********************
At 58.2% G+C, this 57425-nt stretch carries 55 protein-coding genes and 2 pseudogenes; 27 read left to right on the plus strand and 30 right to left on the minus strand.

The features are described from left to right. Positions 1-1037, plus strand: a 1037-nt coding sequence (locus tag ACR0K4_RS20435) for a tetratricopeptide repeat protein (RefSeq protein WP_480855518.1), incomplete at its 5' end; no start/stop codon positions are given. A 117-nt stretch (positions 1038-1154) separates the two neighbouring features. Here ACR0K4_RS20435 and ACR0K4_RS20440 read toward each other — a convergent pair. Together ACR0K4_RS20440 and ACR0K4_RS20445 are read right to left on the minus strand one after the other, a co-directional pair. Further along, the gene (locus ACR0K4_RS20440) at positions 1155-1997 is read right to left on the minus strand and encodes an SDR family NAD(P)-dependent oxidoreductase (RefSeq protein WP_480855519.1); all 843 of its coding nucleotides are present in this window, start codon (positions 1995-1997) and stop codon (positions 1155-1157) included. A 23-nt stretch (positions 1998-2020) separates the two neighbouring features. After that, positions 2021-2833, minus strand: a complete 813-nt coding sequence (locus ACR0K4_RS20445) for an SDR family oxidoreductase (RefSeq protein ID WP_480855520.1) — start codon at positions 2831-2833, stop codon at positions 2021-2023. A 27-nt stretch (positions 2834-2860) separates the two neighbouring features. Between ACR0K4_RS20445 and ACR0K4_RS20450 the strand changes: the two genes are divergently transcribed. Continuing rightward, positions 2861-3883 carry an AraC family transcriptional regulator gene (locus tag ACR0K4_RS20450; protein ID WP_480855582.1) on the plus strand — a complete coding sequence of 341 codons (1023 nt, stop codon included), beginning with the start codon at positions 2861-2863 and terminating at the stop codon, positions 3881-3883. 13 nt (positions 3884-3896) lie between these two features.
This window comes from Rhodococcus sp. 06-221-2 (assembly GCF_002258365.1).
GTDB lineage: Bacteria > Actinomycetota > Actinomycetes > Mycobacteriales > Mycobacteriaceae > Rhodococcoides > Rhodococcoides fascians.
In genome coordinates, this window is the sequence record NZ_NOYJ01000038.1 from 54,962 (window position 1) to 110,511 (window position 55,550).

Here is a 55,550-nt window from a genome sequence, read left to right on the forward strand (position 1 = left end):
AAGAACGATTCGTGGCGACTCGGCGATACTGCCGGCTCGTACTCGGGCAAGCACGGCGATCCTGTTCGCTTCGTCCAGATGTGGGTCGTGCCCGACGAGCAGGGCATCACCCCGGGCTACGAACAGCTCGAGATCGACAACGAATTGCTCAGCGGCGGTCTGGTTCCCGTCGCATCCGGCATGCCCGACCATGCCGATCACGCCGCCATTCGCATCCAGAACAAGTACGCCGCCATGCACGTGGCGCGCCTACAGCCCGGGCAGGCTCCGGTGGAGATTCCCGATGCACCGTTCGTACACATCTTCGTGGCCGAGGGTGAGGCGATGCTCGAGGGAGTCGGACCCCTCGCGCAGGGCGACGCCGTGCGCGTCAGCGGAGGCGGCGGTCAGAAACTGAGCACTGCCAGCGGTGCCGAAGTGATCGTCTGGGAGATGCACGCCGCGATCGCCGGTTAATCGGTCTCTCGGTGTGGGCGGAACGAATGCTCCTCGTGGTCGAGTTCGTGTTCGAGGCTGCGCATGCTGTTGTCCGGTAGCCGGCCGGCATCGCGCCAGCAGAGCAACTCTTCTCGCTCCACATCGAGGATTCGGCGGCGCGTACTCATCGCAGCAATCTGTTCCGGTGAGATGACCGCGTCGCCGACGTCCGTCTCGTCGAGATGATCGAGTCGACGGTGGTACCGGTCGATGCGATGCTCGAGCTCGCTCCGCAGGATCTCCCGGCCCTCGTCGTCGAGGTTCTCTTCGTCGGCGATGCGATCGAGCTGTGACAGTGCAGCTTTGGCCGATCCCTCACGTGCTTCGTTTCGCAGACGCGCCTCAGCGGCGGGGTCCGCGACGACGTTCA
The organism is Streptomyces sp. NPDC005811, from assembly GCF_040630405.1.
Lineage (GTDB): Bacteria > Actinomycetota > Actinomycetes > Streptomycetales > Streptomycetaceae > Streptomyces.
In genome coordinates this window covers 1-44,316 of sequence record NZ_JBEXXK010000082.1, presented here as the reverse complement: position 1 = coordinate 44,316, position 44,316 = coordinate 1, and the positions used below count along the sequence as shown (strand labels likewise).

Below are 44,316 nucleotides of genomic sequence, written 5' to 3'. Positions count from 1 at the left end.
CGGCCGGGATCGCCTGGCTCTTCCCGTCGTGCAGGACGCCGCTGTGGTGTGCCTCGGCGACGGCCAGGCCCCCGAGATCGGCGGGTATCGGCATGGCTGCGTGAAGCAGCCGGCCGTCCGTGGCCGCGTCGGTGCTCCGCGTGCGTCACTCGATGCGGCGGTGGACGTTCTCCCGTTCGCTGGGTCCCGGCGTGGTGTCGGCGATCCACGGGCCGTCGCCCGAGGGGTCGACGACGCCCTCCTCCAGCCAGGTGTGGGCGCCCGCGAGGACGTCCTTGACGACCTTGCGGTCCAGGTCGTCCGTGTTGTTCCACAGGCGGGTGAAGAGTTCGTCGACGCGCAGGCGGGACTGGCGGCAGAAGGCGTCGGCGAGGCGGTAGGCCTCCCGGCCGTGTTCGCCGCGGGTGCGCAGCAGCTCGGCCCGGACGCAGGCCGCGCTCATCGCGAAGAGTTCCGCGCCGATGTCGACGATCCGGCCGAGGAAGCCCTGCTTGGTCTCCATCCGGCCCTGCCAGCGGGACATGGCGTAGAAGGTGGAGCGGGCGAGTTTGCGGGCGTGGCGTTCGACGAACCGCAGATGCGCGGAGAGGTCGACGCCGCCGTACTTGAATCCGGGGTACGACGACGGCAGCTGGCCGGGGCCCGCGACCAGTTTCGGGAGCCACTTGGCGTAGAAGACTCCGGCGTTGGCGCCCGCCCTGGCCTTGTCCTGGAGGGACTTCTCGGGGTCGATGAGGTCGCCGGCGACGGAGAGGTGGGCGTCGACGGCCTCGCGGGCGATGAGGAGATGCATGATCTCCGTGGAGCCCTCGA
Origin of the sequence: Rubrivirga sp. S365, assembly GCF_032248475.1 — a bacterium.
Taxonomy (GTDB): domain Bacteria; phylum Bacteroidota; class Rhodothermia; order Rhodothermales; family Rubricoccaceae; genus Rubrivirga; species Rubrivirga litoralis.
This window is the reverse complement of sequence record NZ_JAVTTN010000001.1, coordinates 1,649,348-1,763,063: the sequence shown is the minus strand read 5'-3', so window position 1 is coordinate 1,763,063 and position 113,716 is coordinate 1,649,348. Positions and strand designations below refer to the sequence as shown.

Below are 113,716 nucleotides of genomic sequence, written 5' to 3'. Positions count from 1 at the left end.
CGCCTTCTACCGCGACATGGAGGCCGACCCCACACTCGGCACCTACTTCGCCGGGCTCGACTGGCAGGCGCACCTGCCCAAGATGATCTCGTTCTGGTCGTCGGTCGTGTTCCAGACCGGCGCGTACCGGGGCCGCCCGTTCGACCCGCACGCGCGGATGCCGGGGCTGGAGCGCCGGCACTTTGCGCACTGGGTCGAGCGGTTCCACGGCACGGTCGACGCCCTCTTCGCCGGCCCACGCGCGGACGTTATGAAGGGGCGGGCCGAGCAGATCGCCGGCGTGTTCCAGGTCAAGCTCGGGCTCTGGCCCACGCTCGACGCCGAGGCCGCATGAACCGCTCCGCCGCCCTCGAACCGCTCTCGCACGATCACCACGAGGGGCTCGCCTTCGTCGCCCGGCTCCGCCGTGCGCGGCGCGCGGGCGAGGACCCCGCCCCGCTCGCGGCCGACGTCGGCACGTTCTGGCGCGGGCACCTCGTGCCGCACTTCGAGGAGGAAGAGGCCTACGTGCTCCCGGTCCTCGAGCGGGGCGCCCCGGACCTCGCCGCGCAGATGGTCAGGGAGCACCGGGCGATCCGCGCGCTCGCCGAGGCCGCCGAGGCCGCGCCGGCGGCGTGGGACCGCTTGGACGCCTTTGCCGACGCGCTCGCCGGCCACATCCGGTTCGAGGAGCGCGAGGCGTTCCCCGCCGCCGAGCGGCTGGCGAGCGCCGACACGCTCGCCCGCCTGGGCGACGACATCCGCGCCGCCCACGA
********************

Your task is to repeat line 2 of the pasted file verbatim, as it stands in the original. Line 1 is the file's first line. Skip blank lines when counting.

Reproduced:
The features are described from left to right. Positions 1-1037, plus strand: a 1037-nt coding sequence (locus tag ACR0K4_RS20435) for a tetratricopeptide repeat protein (RefSeq protein WP_480855518.1), incomplete at its 5' end; no start/stop codon positions are given. A 117-nt stretch (positions 1038-1154) separates the two neighbouring features. Here ACR0K4_RS20435 and ACR0K4_RS20440 read toward each other — a convergent pair. Together ACR0K4_RS20440 and ACR0K4_RS20445 are read right to left on the minus strand one after the other, a co-directional pair. Further along, the gene (locus ACR0K4_RS20440) at positions 1155-1997 is read right to left on the minus strand and encodes an SDR family NAD(P)-dependent oxidoreductase (RefSeq protein WP_480855519.1); all 843 of its coding nucleotides are present in this window, start codon (positions 1995-1997) and stop codon (positions 1155-1157) included. A 23-nt stretch (positions 1998-2020) separates the two neighbouring features. After that, positions 2021-2833, minus strand: a complete 813-nt coding sequence (locus ACR0K4_RS20445) for an SDR family oxidoreductase (RefSeq protein ID WP_480855520.1) — start codon at positions 2831-2833, stop codon at positions 2021-2023. A 27-nt stretch (positions 2834-2860) separates the two neighbouring features. Between ACR0K4_RS20445 and ACR0K4_RS20450 the strand changes: the two genes are divergently transcribed. Continuing rightward, positions 2861-3883 carry an AraC family transcriptional regulator gene (locus tag ACR0K4_RS20450; protein ID WP_480855582.1) on the plus strand — a complete coding sequence of 341 codons (1023 nt, stop codon included), beginning with the start codon at positions 2861-2863 and terminating at the stop codon, positions 3881-3883. 13 nt (positions 3884-3896) lie between these two features.